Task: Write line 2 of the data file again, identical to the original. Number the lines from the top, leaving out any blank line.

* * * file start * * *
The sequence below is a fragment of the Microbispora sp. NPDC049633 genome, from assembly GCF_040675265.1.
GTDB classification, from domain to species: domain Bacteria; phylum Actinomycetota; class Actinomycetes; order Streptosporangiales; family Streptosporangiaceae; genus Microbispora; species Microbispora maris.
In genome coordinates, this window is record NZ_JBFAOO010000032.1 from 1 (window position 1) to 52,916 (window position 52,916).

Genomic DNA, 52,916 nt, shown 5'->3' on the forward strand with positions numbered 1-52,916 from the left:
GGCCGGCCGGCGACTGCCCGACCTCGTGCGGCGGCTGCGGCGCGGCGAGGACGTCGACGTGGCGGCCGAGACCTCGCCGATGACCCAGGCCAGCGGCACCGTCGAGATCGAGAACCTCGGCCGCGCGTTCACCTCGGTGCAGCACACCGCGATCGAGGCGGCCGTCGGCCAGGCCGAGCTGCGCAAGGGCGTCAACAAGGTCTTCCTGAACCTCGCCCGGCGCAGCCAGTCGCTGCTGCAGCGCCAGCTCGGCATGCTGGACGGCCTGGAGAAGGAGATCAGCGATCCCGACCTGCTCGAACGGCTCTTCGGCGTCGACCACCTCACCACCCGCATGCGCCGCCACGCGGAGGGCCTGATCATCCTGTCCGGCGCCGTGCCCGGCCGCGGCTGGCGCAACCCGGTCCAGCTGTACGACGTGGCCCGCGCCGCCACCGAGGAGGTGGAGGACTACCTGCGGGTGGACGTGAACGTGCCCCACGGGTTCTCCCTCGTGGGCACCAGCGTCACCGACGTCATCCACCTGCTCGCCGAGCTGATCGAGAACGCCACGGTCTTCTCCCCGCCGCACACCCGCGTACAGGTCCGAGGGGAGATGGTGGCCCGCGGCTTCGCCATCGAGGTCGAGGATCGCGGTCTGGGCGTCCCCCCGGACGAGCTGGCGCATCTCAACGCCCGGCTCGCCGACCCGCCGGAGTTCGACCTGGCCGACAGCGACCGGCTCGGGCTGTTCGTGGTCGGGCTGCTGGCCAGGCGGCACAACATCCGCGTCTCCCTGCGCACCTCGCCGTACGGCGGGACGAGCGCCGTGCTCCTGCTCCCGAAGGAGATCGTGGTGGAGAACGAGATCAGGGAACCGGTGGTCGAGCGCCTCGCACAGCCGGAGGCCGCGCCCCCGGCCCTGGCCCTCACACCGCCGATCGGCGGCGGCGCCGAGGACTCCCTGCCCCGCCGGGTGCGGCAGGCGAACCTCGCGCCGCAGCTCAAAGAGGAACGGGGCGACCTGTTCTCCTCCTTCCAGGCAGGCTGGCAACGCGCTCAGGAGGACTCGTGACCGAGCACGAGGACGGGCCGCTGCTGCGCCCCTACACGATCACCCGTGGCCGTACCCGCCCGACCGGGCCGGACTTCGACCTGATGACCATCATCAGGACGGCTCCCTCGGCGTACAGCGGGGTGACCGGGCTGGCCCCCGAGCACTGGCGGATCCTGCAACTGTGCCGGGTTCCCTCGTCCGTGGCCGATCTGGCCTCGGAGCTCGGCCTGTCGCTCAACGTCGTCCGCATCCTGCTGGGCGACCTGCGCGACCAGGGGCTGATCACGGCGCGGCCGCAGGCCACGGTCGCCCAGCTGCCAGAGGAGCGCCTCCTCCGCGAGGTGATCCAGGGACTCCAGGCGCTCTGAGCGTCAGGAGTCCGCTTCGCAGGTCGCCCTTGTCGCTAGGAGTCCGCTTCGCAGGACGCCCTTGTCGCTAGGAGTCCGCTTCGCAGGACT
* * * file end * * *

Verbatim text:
GTDB classification, from domain to species: domain Bacteria; phylum Actinomycetota; class Actinomycetes; order Streptosporangiales; family Streptosporangiaceae; genus Microbispora; species Microbispora maris.